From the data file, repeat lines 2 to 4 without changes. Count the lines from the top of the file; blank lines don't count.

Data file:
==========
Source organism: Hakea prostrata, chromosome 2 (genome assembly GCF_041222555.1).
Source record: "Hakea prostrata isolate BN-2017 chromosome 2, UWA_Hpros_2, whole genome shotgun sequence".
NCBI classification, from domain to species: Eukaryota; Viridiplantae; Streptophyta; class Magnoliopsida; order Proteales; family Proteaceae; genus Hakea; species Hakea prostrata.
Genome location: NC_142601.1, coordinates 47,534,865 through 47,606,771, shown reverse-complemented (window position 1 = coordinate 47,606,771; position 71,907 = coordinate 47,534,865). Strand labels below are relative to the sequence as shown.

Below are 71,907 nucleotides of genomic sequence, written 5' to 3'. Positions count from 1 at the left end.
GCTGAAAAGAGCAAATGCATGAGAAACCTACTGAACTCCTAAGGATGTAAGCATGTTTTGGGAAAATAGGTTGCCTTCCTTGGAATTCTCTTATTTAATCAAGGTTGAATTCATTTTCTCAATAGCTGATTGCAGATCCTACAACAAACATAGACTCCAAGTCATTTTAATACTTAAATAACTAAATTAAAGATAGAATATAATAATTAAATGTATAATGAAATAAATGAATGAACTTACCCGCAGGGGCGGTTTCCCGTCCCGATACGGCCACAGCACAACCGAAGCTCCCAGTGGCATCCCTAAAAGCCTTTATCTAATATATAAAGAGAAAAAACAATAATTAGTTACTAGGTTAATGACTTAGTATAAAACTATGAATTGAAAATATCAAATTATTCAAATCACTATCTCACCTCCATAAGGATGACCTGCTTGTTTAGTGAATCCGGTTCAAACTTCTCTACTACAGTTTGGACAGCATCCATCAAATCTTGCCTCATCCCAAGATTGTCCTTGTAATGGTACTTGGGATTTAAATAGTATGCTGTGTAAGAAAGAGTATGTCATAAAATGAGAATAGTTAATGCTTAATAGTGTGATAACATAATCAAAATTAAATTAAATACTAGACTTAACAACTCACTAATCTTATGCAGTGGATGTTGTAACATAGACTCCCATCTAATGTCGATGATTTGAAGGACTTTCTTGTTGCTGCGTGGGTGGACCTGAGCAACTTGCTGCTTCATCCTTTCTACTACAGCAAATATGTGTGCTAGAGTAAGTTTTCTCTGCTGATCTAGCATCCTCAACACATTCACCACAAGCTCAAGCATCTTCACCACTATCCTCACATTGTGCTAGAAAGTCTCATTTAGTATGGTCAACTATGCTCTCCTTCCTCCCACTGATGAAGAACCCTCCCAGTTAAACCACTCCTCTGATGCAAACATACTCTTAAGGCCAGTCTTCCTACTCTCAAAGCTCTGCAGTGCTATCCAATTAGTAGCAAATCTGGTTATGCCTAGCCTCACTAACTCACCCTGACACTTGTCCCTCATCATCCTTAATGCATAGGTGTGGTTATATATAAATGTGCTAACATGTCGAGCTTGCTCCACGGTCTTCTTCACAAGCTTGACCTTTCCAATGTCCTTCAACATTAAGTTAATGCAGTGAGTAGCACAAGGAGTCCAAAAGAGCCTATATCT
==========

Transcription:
Source record: "Hakea prostrata isolate BN-2017 chromosome 2, UWA_Hpros_2, whole genome shotgun sequence".
NCBI classification, from domain to species: Eukaryota; Viridiplantae; Streptophyta; class Magnoliopsida; order Proteales; family Proteaceae; genus Hakea; species Hakea prostrata.
Genome location: NC_142601.1, coordinates 47,534,865 through 47,606,771, shown reverse-complemented (window position 1 = coordinate 47,606,771; position 71,907 = coordinate 47,534,865). Strand labels below are relative to the sequence as shown.